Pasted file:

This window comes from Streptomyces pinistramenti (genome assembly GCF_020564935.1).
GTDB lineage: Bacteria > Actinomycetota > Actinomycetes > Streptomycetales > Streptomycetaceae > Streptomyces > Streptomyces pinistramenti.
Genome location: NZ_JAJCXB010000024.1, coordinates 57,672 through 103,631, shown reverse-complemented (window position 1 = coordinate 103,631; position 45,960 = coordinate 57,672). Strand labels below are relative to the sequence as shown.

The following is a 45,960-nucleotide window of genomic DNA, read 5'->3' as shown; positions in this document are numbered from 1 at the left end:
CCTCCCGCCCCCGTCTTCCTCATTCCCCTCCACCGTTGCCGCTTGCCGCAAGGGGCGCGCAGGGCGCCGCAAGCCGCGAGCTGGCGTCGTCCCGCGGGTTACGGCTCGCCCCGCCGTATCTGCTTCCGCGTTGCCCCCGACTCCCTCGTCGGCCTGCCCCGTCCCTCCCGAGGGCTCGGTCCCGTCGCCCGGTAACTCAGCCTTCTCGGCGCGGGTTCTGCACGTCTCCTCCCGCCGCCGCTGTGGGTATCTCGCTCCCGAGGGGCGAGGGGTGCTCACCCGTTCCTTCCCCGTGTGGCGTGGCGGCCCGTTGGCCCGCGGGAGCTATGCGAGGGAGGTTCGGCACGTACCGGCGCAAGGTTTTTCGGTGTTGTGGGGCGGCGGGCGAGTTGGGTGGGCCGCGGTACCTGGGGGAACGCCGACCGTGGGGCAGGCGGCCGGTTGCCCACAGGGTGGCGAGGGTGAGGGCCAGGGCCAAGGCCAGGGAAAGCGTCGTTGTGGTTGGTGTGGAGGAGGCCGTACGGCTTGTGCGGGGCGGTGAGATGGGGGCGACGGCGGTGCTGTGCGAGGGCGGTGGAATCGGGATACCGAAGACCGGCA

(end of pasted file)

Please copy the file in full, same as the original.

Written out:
This window comes from Streptomyces pinistramenti (genome assembly GCF_020564935.1).
GTDB lineage: Bacteria > Actinomycetota > Actinomycetes > Streptomycetales > Streptomycetaceae > Streptomyces > Streptomyces pinistramenti.
Genome location: NZ_JAJCXB010000024.1, coordinates 57,672 through 103,631, shown reverse-complemented (window position 1 = coordinate 103,631; position 45,960 = coordinate 57,672). Strand labels below are relative to the sequence as shown.

The following is a 45,960-nucleotide window of genomic DNA, read 5'->3' as shown; positions in this document are numbered from 1 at the left end:
CCTCCCGCCCCCGTCTTCCTCATTCCCCTCCACCGTTGCCGCTTGCCGCAAGGGGCGCGCAGGGCGCCGCAAGCCGCGAGCTGGCGTCGTCCCGCGGGTTACGGCTCGCCCCGCCGTATCTGCTTCCGCGTTGCCCCCGACTCCCTCGTCGGCCTGCCCCGTCCCTCCCGAGGGCTCGGTCCCGTCGCCCGGTAACTCAGCCTTCTCGGCGCGGGTTCTGCACGTCTCCTCCCGCCGCCGCTGTGGGTATCTCGCTCCCGAGGGGCGAGGGGTGCTCACCCGTTCCTTCCCCGTGTGGCGTGGCGGCCCGTTGGCCCGCGGGAGCTATGCGAGGGAGGTTCGGCACGTACCGGCGCAAGGTTTTTCGGTGTTGTGGGGCGGCGGGCGAGTTGGGTGGGCCGCGGTACCTGGGGGAACGCCGACCGTGGGGCAGGCGGCCGGTTGCCCACAGGGTGGCGAGGGTGAGGGCCAGGGCCAAGGCCAGGGAAAGCGTCGTTGTGGTTGGTGTGGAGGAGGCCGTACGGCTTGTGCGGGGCGGTGAGATGGGGGCGACGGCGGTGCTGTGCGAGGGCGGTGGAATCGGGATACCGAAGACCGGCA